09/26/12 5:00pm
09/26/2012 5:00 PM

TIM KELLY FILE PHOTO | District representatives who spoke at the Sept. 20 school board meeting said administrators will have to spend much more time doing teacher observations this year.

The Mattituck-Cutchogue School District is struggling this year to live up to new state-mandated standards for teacher evaluations.

District representatives who spoke at the Sept. 20 school board meeting said administrators will have to spend much more time doing teacher observations this year due to new teacher annual professional performance reviews, known as APPR, which impose far more stringent measures of whether teachers are effectively doing their jobs.

The district is also creating and implementing new tests, known as student growth assessments, which students will take at the beginning and end of the school year, to measure the improvement in their ability to grasp the material over the course of the year. Teachers are to be graded by the state on their students’ ability to learn the material in the classroom. Mattituck and other districts were charged by the state with coming up with their own methods to measure student improvement over the course of the school year.

School districts throughout the state spent most of last school year fighting the requirements, which officials said were bound to be a drain on their districts’ financial and human resources.

Superintendent Jim McKenna said principals and assistant principals at district schools will need to spend eight to 10 weeks of the 40-week school year observing teachers and writing up reports to send to the state.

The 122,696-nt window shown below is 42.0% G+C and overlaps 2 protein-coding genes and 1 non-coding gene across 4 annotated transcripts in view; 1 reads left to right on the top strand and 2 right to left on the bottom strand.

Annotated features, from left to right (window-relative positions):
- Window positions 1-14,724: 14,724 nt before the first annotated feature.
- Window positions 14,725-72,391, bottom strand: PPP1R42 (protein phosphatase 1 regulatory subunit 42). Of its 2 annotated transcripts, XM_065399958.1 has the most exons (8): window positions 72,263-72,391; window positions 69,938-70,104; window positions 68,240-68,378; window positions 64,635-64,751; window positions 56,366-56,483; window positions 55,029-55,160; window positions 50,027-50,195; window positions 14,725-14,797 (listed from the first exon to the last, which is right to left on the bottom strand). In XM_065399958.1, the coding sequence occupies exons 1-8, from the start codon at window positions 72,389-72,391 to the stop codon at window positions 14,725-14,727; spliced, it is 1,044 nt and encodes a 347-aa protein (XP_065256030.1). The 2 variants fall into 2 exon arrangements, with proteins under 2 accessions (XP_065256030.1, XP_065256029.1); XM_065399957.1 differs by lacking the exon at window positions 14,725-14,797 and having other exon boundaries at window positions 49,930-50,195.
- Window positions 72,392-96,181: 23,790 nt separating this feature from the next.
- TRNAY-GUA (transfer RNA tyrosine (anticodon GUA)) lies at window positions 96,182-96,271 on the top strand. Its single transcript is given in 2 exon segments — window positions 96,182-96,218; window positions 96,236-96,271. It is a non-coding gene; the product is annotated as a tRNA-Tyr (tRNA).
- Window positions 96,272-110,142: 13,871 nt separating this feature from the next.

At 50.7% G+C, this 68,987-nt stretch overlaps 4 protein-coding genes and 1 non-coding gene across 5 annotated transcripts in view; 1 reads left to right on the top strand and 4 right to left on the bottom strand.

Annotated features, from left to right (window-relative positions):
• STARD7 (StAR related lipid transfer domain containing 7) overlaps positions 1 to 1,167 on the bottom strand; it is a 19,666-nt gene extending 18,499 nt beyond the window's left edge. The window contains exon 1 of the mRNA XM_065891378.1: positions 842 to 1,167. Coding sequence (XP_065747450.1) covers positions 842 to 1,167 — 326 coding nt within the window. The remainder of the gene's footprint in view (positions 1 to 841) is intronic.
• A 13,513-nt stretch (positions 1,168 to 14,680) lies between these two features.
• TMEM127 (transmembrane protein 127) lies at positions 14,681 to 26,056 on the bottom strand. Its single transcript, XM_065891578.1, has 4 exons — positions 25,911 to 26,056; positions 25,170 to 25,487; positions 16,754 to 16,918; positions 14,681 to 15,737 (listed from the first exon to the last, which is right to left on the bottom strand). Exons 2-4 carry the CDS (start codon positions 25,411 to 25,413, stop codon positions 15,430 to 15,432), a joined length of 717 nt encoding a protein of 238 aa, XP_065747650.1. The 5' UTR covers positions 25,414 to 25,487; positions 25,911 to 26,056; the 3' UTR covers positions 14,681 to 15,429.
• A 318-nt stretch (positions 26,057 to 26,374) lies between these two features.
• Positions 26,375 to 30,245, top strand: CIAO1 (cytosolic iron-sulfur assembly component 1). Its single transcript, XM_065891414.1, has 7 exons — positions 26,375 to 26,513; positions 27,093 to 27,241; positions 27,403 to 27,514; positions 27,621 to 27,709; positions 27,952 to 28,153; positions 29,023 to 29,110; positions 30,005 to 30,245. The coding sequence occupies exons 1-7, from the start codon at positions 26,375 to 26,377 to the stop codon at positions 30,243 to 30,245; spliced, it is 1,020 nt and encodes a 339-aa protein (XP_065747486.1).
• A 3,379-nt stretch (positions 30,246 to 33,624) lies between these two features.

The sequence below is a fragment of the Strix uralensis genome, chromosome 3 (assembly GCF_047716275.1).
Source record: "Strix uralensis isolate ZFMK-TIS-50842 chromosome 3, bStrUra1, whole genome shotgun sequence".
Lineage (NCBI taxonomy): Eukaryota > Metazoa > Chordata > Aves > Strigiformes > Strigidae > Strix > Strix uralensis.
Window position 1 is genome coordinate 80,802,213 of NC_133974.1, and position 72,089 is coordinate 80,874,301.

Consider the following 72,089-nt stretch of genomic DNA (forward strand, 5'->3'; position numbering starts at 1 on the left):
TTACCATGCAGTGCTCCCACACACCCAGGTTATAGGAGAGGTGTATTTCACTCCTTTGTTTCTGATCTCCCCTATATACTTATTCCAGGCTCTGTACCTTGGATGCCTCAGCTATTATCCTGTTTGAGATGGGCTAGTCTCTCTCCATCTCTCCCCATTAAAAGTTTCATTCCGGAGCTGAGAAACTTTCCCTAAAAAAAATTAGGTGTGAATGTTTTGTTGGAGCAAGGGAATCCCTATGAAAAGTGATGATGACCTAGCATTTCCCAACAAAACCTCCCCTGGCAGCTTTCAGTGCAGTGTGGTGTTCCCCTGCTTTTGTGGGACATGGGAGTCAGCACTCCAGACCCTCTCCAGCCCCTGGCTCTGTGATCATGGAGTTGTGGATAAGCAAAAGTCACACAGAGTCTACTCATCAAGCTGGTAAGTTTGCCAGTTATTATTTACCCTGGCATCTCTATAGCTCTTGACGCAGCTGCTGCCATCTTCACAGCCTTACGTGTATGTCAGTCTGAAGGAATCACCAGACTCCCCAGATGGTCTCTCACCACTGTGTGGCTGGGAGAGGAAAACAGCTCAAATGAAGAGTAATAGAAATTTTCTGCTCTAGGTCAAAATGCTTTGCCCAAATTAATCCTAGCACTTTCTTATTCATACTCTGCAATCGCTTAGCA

“We know it’s going to be a drain. We’re trying to stick with it,” he said.

Mattituck High School principal Shawn Petretti told the board that his school plans to spend $2,000 on Scantron forms alone for the new student growth assessments.

He said teachers have already begun giving the tests, which are designed to show how much the students learn over the course of the year. Ideally, he said, their scores would improve 30 percent between September and June.

“This way, every teacher gets a true rating on student growth,” he said.

The assessments must be scored by other teachers within the district.

Mr. Petretti added that the district is still trying to figure out how to create assessments for performance-based subjects like art and music.

“This is pie-in-the-sky stuff in Albany,” he said.

Board members said they agree with the administration that the new regulations are onerous.

“The amount of time and the amount of effort and money we and other districts are spending on this just seems a little ridiculous,” said board president Jerry Diffley.

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10/27/10 7:01pm
10/27/2010 7:01 PM

Students in the Mattituck and Greenport school districts will take part in a survey on diversity issues next month as the schools seek to understand how to best address the needs of their increasingly diverse populations.